March Update

A Message From Duncan Edwards, CEO


On March 1st, the United States Trade Representative, Robert Lighthizer, published the negotiating objectives for a future US-UK free trade agreement (FTA) which triggered a mini avalanche of comment in the British newspapers (much less in the USA).  Unsurprisingly, the part of the document (which you can read here) that has caused the most fuss is the US requirement for market access for various agricultural products including chicken meat and beef.  The UK as part of the EU (for now), and the US have different regulations for the growing and preparation of food for consumption which means that certain foods from the USA are not allowed to be sold in the UK.

Clearly, the problem is not one of food safety as some of the comment in the UK suggests.  The US is a regulated market and would not allow food to be sold in its home market which was unsafe to eat; as Ambassador ‘Woody’ Johnson put it in an opinion piece in the Daily Telegraph, the US view is that it uses more advanced agricultural technology and it’s time the UK (and the EU) caught up.

As an organization which believes in free trade and open markets, we find the position of the US understandable. Like nearly all markets, the EU regulations for food safety serve a dual purpose, one of course is to maintain a high standard of quality for food, but the second is to protect the farmers within that market by blocking, or at least significantly reducing foreign imports. Crucially, and not that visible in the reporting, were these imports allowed, it would undoubtedly lead to a lower cost for the consumer and for many people, food accounts for a high percentage of their spend. Having said this, it is also easy to understand the  British governmental reluctance to agree to this US objective in the negotiations to come; firstly the EU is not going to change its regulations, so British farmers will need to stay in line if they want to export to the EU; second, some form of protection for farmers is understandable and commonplace and, thirdly, the sheer vehemence of the opposition (correctly informed or not) makes acceptance almost politically impossible.  Perhaps labeling and open consumer choice is the route through but even this seemingly reasonable solution has its problems.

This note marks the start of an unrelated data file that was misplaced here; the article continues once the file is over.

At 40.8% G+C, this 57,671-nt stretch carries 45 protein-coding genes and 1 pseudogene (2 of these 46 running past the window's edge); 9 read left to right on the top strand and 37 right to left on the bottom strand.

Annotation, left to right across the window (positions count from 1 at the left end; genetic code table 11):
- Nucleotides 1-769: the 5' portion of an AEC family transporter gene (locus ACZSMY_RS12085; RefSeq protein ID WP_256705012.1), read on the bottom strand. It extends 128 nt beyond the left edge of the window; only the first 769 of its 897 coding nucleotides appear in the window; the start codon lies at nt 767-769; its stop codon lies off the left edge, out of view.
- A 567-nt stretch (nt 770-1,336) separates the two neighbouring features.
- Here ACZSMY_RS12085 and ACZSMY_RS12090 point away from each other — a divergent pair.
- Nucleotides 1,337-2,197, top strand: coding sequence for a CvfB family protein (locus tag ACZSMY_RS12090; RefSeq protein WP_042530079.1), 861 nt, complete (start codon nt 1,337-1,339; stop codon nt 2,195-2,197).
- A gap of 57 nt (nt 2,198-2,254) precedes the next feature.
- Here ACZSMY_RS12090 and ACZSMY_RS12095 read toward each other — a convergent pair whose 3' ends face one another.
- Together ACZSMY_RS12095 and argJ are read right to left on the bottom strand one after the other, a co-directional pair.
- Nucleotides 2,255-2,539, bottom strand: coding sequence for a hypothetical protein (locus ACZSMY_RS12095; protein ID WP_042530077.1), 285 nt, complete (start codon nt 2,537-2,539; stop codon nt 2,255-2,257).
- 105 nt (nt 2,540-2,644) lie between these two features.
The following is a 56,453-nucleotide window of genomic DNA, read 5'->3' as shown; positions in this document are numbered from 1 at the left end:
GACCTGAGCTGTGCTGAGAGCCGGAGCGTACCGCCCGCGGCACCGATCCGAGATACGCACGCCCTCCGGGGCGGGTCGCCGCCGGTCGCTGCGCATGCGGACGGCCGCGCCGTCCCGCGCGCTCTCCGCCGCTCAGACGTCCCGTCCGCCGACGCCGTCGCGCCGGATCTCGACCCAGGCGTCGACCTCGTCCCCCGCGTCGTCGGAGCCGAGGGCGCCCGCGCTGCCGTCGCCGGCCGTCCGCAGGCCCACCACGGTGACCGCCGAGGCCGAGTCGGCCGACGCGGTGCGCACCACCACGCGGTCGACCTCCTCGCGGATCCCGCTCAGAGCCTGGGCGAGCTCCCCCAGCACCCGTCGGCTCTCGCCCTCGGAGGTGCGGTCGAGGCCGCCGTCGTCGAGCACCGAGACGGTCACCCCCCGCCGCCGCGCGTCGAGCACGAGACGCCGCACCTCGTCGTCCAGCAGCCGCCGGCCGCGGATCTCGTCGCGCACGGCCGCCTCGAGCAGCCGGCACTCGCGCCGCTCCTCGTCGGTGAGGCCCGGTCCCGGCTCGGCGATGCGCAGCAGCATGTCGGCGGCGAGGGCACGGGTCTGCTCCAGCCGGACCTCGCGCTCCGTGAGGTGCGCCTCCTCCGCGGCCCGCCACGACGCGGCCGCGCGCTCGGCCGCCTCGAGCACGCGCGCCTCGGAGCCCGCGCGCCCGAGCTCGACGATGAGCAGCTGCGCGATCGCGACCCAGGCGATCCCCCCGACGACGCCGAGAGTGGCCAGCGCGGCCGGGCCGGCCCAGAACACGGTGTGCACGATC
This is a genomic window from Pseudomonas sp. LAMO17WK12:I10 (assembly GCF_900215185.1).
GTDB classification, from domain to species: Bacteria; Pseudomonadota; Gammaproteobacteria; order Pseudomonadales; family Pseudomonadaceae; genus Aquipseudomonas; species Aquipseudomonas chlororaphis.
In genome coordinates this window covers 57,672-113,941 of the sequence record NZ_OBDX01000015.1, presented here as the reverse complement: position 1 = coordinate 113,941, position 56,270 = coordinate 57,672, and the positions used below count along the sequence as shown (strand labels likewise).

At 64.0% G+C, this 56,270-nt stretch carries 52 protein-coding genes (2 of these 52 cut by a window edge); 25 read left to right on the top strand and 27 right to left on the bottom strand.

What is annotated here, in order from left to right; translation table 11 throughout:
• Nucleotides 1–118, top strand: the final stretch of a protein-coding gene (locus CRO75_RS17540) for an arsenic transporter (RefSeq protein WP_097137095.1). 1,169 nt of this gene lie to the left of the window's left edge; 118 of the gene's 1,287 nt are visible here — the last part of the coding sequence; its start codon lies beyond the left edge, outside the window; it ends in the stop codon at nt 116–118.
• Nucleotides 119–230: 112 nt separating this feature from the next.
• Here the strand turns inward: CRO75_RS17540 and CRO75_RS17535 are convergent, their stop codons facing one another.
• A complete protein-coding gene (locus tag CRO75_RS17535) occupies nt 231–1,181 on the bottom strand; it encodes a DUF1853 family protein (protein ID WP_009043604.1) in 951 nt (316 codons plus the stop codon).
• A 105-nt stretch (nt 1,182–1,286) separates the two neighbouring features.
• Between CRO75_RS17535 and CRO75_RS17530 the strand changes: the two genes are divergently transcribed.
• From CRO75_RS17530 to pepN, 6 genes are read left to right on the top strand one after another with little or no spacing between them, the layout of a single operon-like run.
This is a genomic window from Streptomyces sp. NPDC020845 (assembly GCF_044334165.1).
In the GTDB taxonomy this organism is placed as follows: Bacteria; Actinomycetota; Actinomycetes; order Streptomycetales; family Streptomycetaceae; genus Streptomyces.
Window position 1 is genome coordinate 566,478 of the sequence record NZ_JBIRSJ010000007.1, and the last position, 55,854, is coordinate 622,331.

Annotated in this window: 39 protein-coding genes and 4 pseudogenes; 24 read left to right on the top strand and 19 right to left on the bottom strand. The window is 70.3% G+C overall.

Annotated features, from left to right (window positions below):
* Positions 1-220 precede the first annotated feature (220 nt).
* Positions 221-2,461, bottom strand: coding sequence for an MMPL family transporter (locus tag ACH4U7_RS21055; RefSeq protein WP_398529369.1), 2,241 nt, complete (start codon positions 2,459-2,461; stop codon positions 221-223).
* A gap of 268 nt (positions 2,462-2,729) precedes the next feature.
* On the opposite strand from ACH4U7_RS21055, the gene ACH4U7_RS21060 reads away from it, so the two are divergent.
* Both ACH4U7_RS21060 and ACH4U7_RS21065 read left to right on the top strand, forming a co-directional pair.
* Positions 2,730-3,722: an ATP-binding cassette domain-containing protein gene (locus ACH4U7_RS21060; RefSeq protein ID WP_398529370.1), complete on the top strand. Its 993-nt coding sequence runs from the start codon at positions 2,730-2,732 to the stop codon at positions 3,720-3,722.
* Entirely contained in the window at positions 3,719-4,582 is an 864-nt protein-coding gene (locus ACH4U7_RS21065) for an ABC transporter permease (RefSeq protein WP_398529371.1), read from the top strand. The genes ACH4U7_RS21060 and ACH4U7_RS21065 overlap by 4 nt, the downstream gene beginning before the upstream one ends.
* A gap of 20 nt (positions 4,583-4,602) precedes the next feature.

I appreciate that BAB members are not largely in the agrifood business, but the reason this issue is worth highlighting is the potential it has for derailing the whole FTA process.  The track record for major international trade agreements in the USA is not good; both TTIP (US EU) and TPP (US Pacific) failed for various and different reasons and the USMCA (new NAFTA) is not guaranteed to get through congress.  At BAB we have supported the idea of an FTA between the UK and the US as the UK leaves the EU but would hate to see it fail because of an issue which is of modest materiality to the overall economic relationship.  We have reminded both the US and UK governments that business, trade and investment between the US and the UK is actually pretty good and the risk of making it worse whilst in pursuit of perfection is real.  In business, pragmatism rules and the same should be true in trade deals!

At BAB our program of events to support co-operation and trade between the US and UK continues apace; we held a series of meetings in Washington DC with US government representatives and BAB members, and our reception with the BritishAmerican Parliamentary Group at the Speaker’s House in Westminster was a real highlight of the month.  There’s much more to come and I look forward to seeing you at one of our events in London or New York in the month ahead.